Agapanthus took pride in her reputation as a hearty nuisance. Not easily uprooted, she lay dormant for as many months as it took to give the unappreciative humans hope that she wouldn’t return this year. Then UP! she’d volley her initial shot of verdant stem, reminding them, perennially, who triumphed.
Blooming victory sans flamboyance, Agapanthus would arch her purple flowers to the sun for leisurely withering. Then again to ground for the next cycle of human swearing and sweating, waiting out their impotent posturing.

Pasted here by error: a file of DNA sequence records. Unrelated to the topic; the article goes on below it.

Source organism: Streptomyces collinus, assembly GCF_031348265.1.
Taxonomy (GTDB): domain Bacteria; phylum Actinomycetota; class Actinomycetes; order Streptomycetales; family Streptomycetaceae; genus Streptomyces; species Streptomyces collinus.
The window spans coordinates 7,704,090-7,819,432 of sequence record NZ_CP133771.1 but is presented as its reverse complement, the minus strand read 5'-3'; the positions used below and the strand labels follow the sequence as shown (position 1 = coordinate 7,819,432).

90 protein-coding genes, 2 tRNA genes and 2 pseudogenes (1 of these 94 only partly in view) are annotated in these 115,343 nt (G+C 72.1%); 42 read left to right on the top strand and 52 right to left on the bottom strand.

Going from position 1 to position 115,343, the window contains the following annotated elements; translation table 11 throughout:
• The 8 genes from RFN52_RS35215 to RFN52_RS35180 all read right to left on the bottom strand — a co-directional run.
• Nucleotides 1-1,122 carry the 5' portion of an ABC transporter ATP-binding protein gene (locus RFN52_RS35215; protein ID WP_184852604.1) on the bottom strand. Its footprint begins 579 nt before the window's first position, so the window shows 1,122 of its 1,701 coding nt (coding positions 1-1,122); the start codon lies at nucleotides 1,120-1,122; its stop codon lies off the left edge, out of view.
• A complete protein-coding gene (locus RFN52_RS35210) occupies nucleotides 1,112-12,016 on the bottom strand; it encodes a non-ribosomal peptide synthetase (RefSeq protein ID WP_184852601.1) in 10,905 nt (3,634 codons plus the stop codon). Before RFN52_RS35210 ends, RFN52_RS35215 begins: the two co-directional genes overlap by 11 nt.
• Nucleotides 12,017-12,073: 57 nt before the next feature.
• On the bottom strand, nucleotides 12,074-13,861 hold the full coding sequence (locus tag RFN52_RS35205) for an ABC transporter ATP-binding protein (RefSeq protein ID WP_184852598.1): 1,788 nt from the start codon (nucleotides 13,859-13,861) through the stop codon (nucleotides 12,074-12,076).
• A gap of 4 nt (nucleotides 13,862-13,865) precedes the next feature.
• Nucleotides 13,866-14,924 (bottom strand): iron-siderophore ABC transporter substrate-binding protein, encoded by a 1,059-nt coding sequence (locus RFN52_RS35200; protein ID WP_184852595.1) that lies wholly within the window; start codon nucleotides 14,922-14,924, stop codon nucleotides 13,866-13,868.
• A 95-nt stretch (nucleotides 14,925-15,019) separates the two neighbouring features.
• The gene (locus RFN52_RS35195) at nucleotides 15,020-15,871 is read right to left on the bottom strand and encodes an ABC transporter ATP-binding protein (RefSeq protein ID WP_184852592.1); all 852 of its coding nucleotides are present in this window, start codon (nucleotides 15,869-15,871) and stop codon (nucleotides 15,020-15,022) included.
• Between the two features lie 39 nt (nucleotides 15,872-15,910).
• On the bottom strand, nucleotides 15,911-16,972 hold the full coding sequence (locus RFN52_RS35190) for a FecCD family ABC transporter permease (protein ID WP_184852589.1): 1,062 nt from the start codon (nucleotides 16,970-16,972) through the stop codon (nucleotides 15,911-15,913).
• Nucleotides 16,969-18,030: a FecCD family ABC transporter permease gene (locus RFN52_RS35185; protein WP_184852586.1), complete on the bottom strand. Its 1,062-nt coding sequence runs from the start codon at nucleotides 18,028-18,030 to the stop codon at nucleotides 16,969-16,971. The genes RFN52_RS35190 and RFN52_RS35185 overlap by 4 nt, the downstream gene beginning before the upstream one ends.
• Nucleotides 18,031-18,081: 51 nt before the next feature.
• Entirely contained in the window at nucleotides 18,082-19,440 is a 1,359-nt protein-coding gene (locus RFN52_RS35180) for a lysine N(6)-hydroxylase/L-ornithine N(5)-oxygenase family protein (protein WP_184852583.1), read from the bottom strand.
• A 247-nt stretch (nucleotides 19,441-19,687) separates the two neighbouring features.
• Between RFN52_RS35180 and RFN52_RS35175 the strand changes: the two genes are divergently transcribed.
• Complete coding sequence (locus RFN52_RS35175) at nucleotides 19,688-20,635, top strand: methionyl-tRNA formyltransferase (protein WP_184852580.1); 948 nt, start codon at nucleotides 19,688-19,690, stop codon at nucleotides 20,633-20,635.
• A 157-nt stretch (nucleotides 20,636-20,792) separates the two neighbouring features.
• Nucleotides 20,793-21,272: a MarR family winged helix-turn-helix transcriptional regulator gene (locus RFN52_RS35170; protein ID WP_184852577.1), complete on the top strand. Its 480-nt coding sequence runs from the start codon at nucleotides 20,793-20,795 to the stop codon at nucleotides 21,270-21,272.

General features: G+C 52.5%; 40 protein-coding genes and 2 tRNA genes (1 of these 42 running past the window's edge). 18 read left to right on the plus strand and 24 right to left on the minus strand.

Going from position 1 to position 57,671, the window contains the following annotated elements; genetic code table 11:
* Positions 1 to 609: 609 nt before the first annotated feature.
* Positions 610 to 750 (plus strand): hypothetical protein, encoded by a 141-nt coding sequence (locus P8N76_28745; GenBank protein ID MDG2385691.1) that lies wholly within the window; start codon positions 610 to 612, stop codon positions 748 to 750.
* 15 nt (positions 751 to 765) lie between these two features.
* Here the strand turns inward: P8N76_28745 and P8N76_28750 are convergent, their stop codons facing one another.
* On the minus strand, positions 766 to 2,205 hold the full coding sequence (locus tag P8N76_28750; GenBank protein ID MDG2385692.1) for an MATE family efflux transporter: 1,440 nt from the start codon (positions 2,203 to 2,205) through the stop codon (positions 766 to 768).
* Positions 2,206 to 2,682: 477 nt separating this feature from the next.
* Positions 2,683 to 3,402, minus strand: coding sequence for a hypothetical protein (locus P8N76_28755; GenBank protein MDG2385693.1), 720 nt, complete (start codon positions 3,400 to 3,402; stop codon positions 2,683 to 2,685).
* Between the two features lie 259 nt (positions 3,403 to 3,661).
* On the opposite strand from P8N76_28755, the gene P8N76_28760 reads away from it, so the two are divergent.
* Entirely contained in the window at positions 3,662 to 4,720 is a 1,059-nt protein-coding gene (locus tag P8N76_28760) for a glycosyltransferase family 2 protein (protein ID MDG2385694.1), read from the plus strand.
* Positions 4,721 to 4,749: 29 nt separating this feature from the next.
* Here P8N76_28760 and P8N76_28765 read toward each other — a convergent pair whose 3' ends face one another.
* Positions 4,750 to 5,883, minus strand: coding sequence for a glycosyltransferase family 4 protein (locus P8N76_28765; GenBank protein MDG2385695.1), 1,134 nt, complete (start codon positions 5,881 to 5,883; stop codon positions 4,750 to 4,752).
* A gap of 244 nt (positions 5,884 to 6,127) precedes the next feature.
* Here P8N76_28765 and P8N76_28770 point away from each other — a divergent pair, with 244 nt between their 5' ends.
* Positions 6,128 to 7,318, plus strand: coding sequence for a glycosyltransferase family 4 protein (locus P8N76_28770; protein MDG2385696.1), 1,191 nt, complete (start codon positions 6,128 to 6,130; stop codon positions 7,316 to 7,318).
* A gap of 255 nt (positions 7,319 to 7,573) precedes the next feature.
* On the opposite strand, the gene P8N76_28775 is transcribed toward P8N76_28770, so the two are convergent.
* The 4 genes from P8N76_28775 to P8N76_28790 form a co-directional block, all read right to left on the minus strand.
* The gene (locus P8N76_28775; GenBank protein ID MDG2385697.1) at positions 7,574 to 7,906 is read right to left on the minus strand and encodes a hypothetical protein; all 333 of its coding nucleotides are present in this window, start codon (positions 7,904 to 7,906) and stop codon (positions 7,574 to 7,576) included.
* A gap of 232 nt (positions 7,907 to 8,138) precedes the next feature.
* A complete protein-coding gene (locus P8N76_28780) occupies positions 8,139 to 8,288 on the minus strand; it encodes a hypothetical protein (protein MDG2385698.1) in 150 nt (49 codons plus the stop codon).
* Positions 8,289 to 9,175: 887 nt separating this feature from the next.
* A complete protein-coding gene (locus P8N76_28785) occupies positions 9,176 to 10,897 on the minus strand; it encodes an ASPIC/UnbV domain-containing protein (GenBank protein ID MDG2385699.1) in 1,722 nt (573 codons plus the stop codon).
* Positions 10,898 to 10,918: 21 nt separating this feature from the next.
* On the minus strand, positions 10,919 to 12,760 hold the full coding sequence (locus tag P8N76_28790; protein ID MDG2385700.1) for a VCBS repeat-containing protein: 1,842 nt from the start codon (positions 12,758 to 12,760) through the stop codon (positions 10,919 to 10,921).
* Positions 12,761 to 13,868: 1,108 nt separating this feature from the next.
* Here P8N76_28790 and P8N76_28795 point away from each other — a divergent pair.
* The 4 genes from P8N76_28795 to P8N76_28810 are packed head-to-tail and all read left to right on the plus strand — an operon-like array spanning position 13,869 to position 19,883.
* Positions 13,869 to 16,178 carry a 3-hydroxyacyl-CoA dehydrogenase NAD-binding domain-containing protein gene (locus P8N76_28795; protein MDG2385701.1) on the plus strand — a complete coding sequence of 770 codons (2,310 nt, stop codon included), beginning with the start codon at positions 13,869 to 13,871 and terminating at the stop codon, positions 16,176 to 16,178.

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Rachel S. Reed is a Pasadena-adjacent writer spinning whimsy during her down-time. She has a soft spot for sci-fi and quells her irrepressible penchant for nostalgia with frequent hops on the lindy circuit. You can check in with her on Twitter.
3 thoughts on “Agapanthus: a tale of micro-aggression by Rachel S. Reed”
Ooh, I like this!
As do I. I am the impotent posturer.
As am I…so I thought I’d get the flora’s side of our ongoing dispute.
Thanks for reading, Nora & Petrea!